PaganGreen Paganism and Witchcraft


Archetypal wizard of Arthurian lore. Merlin is
a Latinized version of the Welsh Myrddin. His exact origins
are lost in myth; he may have been a god, perhaps a
version of Mabon or Maponos, the British Apollo, the
divine ruler or guardian of Britain. The name Merlin may
have been given to a succession of wizards. There is no
concrete evidence, but it is likely that a Merlin, who was
a prophet or a bard, existed toward the end of the fifth
century and has become the basis for the Merlin myths.
Merlin’s first appearance in literature occurs in the
Latin works of Geoffrey of Monmouth, a 12th-century
Welsh cleric. The Prophecies of Merlin, written in the early
1130s, comprise verses of prophecies made by an alleged
man of the fifth century, named Merlin. Monmouth made
up many of the prophecies, which stretched beyond the
12th century. In the History of the Kings of Britain, which
Monmouth finished around 1135–36 and which laid the
foundation for the Arthurian legends, Merlin becomes
a character, though Monmouth muddles chronology by
placing him in both the fifth and sixth centuries. He is
a magical boy, born of a union between a mortal woman
and a spirit (a daemon, which later Christian writers
interpreted as the Devil). He has great magical powers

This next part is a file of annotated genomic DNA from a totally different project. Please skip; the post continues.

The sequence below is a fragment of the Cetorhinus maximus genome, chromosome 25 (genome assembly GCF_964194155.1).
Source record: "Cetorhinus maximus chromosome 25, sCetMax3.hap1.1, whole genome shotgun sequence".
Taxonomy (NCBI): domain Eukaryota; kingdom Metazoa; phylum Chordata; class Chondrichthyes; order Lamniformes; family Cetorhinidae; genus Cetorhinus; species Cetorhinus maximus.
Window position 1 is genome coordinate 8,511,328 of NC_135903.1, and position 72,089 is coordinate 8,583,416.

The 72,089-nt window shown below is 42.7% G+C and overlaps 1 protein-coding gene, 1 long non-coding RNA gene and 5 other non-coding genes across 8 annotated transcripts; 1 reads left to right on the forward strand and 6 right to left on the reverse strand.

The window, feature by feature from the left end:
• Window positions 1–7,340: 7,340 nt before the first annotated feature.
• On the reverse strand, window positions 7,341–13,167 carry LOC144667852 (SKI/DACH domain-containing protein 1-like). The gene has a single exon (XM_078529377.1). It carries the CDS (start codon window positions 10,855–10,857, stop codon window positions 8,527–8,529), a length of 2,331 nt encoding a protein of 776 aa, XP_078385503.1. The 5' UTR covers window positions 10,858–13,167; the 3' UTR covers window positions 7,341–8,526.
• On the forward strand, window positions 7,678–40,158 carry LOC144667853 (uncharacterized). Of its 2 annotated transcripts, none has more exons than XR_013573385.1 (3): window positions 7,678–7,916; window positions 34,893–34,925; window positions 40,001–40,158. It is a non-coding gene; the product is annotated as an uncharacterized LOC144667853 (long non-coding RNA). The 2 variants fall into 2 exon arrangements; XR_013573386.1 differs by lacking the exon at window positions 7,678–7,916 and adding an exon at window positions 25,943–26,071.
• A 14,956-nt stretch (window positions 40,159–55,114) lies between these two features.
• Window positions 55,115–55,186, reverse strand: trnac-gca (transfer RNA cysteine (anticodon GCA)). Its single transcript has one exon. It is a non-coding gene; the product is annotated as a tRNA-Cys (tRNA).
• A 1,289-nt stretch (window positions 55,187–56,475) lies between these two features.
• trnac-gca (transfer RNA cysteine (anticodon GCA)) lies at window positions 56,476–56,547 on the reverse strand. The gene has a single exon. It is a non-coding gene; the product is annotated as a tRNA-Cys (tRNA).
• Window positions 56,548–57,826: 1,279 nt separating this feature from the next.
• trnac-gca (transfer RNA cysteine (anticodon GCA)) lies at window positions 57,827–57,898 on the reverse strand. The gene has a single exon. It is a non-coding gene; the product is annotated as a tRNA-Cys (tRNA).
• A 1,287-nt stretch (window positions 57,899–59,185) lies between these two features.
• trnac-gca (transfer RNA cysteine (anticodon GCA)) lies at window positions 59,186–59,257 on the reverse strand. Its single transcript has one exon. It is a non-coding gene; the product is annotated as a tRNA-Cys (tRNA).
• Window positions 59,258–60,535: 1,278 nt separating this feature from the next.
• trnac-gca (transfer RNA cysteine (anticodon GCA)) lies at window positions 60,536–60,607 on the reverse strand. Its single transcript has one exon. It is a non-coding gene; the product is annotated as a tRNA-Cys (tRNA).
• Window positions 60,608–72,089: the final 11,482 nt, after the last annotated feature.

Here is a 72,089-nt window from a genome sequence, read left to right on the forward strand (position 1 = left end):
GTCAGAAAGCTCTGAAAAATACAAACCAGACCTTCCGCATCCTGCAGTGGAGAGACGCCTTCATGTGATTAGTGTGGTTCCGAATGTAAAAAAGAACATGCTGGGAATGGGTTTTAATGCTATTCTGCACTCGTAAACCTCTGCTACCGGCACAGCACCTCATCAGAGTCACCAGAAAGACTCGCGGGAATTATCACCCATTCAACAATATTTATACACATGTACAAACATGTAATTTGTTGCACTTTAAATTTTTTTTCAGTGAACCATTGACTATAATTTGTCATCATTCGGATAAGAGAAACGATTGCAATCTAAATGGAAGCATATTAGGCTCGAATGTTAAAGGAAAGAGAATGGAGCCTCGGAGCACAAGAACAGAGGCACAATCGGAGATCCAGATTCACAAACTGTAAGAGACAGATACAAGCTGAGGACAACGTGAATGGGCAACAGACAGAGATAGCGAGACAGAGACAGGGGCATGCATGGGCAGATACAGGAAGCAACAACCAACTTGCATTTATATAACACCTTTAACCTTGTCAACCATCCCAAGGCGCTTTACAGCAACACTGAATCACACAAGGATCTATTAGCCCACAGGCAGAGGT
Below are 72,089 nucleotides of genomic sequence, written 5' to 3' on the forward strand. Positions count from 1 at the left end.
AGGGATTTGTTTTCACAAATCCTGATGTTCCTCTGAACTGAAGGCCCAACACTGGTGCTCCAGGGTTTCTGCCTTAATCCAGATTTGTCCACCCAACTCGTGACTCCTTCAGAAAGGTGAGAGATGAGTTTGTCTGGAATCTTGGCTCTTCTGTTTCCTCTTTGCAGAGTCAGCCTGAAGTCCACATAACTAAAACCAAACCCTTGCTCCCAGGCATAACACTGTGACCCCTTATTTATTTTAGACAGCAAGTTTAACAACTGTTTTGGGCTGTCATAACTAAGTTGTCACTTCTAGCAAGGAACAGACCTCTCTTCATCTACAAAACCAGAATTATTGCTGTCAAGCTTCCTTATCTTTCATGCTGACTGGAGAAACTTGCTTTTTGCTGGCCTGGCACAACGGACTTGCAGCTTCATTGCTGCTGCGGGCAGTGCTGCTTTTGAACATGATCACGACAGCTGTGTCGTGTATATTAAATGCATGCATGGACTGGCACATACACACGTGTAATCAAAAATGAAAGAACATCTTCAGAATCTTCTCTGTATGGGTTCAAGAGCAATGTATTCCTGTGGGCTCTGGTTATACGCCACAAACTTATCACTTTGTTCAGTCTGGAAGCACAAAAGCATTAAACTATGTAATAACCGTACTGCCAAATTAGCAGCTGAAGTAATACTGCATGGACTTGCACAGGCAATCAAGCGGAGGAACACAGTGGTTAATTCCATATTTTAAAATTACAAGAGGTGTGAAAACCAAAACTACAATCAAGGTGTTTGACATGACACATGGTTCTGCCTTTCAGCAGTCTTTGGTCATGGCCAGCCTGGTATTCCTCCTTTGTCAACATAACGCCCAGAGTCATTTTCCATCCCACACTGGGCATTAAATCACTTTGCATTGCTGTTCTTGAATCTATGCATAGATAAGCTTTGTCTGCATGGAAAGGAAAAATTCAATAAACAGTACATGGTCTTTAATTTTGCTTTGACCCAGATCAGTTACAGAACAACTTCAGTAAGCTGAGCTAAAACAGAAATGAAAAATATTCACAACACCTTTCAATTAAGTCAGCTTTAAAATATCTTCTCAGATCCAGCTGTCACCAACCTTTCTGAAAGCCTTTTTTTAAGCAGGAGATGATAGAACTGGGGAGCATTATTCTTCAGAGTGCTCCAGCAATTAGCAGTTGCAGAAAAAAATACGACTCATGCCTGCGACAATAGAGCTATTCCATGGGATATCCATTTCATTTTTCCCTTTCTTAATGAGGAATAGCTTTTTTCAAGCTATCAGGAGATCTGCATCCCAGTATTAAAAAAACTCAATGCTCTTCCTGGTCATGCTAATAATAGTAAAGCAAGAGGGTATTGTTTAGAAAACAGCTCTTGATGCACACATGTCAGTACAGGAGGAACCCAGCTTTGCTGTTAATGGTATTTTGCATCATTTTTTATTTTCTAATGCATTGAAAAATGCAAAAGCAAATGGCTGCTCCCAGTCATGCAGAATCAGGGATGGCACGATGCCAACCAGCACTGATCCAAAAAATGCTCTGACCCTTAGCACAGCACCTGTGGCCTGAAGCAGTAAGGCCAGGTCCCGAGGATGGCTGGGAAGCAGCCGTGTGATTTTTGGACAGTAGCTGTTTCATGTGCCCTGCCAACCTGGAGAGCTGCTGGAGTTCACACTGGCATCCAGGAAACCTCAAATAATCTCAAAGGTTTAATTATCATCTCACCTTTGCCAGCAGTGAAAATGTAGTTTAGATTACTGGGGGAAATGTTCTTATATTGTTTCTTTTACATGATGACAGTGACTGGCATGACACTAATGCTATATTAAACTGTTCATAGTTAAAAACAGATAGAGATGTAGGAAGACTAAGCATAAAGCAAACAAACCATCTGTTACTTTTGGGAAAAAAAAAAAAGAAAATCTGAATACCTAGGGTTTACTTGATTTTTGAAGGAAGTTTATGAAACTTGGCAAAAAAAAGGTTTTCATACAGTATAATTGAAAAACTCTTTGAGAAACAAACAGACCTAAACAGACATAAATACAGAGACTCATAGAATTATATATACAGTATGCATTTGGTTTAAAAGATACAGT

of prophecy and matures quickly. Merlin uses magic to
bring great stones from Ireland to the Salisbury Plain for
the building of stonehenge and arranges for King Uther
Pendragon to seduce Ygerna, who bears the infant Arthur.
At that point, Arthur vanishes from Monmouth’s story.
He reappears in a third poetic work, The Life of Merlin, in
which he has a sister, Ganieda, who also has prophetic
vision. Vita Merlini, written by Monmouth around 1150,
is a biography of the adult Merlin, but it is also a text
of Western magical and spiritual enlightenment. It sets
down oral lore of mythology, cosmography, cosmology,
natural history, psychology and what are now called archetypes
of the human personality.

In 1150 a French poetical version of History of the Kings
of Britain has Arthur constructing his Round Table under
the aegis of Merlin. The best-known portrait of Merlin
comes from Sir Thomas Malory’s Le Morte d’Arthur, published
in 1485, a romantic tale in which the infant Arthur
is raised by Merlin. Upon the death of Uther Pendragon,
Merlin presents the youth Arthur to the knights of the
land and has him prove he is heir to the throne by withdrawing
the sword Excalibur from the stone in which it
is imbedded. Merlin serves as Arthur’s magical adviser
but disappears from the story early in Arthur’s reign. He
is brought down by his passion for Nimue, or Viviane,
a damsel of the lake who tricks him into revealing the
secret of constructing a magical tower of air, which she
uses to imprison him.

In contemporary fiction, Merlin usually is presented
as a wise old man, despite his youthfulness in early writings.
It may be said that he has three aspects: youth, the
mature prophet and the wise elder. He has been subject to
many interpretations: magician, mystic, shaman, lord of
the earth and animals, seer of all things, embodiment of
time and trickster

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